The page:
Her courtship with Peter (Jeremy Sumpter, straight from the pages of Germaine Greer's The Boy) is a blizzard of meaningful gazes and shag-me-Robbie smiles, while her relationship with Captain Hook (traditionally played by the actor who also plays her father) is an unsettling amalgam of hostility and seduction. Murky but attractive knowledge is everywhere. Even the mermaids come on like hard-faced Vietnamese hookers, bent on immersing the innocent girl in Things They Shouldn't Know About. Sometimes the film seems not so much a portrait of a boy who wouldn't grow up, more a study of sexual frustration among prepubertal girls.

One could blame all this shameless eroticising on the writer-director PJ Hogan, were it not that Peter Pan was always a pretty rum creation and the titular figure a nasty piece of work. Peter kills people. He chops off their limbs. He treats his fairy girlfriend, Tinkerbell, like a plaything, to be dismissed when he's bored. Unlike most boys of 12, he has no empathy of feeling, no interest in the needs of others (except for telling them stories). He is emotionally autistic. In Freudian terms, he has a raging id, and is a mass of primitive energies and base desires (except for sex). When did we decide that he was a loveable scamp, like William Brown only with aviation skills?

Once you get started on Freudian readings, however, there's just no stopping. Take the relationship between Wendy and her father. Mr Darling is a weak, craven City clerk; she re-imagines him as a dangerous, damaged, sexy, confiding leader of men with a frightening, prehensile limb. It's a classic Electra complex, in which a daughter becomes sexually fixated on her father and entertains desires of killing her mother, the rival for his favours. When Wendy arrives in Neverland, she becomes a mother-figure to the Lost Boys and her own brothers, displacing her mother in their memories...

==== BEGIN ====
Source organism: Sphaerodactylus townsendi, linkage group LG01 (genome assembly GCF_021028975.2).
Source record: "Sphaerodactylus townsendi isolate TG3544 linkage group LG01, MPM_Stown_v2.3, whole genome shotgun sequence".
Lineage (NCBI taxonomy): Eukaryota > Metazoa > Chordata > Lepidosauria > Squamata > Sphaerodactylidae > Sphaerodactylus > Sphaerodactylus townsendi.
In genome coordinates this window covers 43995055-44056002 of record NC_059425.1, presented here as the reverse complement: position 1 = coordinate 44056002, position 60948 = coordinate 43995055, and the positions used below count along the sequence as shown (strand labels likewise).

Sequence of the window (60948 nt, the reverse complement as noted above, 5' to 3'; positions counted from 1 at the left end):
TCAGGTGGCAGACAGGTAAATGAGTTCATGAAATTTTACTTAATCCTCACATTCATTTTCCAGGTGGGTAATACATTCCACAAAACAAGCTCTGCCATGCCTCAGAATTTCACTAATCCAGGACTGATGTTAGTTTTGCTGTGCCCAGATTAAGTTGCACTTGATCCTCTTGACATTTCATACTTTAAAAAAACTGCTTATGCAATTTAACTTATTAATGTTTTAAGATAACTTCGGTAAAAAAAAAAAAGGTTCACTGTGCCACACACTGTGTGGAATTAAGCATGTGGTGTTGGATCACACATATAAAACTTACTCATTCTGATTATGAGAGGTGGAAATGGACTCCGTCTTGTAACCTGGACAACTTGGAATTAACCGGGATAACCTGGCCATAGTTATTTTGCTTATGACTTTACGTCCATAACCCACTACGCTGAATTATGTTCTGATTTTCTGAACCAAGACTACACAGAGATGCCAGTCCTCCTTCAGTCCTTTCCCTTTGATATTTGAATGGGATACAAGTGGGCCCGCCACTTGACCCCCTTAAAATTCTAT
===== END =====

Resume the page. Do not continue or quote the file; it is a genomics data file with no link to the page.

Alarming, isn't it? For a century we've been innocently celebrating a complex cat's-cradle of incest, bereavement, sexual awakening, frustration, abduction, murderous desire and dreams of abandonment, served up as jolly panto fare. How could we be so blind? What on earth was going on in the author's head? And who or what does Peter Pan represent?

There was a lot more to James Matthew Barrie than Peter and Tinkerbell. The seventh child (of eight) born to a Kirriemuir weaver, he ended up with a baronetcy, the Order of Merit and several honorary degrees. He experienced the pain of loss very early - when he was six, his 12-year-old brother (and his mother's favourite) died; James resolved "to make up to her" for her loss. He went to Edinburgh University, joined the Nottingham Journal as a leader writer and began writing sketches of Scottish life. He had a popular hit with his novel The Little Minister in 1891 and began writing for the stage. His future wife Mary Ansell was an actress in his debut farce, The Lifeboat. At the turn of the century, his whimsical plays, Quality Street and The Admirable Crichton were huge hits. For a while he was spoken about as a minor-league Bernard Shaw.